The connection between migration and climate change has become a priority for climate diplomacy. In view of future climate risks, it is important to analyse how climate change can impact migration pathways and what approaches will help to address climate-induced displacements - both within and between countries. It is clear that one has to allow for the immense complexity of the phenomenon. Interviews with experts from the Planetary Security community: Francesco Femia, Kitty van der Heijden, Hammou Laamrani, Dan Smith, Michel Rademaker and Tom Middendorp.
The connection between migration and climate change has become a climate diplomacy priority. In view of future climate risks, it is important to analyse the ways in which climate change can impact migration pathways and what approaches are required to address climate-induced displacements - within and between countries. The immense complexity of this challenge needs to be adequately addressed.
Climate change can exacerbate the other drivers of migration – whether that is food or water stress. That is a big problem. Major migration flows and refugee flows can have a significant regional and international security impact. Those are some of the new risks we need to be really worried about.
Kitty van der Heijden
I think migration is a complex phenomenon that is not just around climate change and drought implication, it is very much a process of exclusion and people feeling that they have no prospect for a future dignified life, a prospect for prosperity. If you can bring people prosperity within their own community, in their own livelihoods, that is where they want to stay.
Climate change leads to droughts, leads to floodings, which cause shortages in food and water. Shortages in food and water in combination with the increasing population of the world, is a source of instability and can create migration flows, can be a [breeding] ground for extremism and can be a [breeding] ground for conflicts. And that makes this very important for me.
Most migration that is related to environmental change – including climate change – happens either within countries or just straight across the nearest border. A lot of that migration is actually labor migration because it is about people living in communities where they are unable to meet their livelihood needs, [so they are] sending members of their families off to other places to work and then they send back remittances – it is a very classic pattern. So the first thing to understand is that environmental migration is not about an enormous rush of people heading straight towards the rich parts of the worlds like Europe – most of it is South-South.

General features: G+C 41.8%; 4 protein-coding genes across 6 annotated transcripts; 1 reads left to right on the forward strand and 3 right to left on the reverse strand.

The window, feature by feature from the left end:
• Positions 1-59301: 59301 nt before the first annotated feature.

Climate change is already creating internal displacements. Those internal displacements to cities that are not prepared to absorb this influx of migration has triggered social unrest as a consequence. That social unrest is having implications on migration not only within countries, but outside the countries and regions.
For solving these world-wide problems regarding climate and migration you need ecosystem approaches to work together in a concerted way.
Preventive and early action is needed to strengthen livelihoods and local resilience and to support the peaceful management of the dynamics of migration. Evidently, this must be rooted in an improved understanding of the multifaceted impacts of climate change."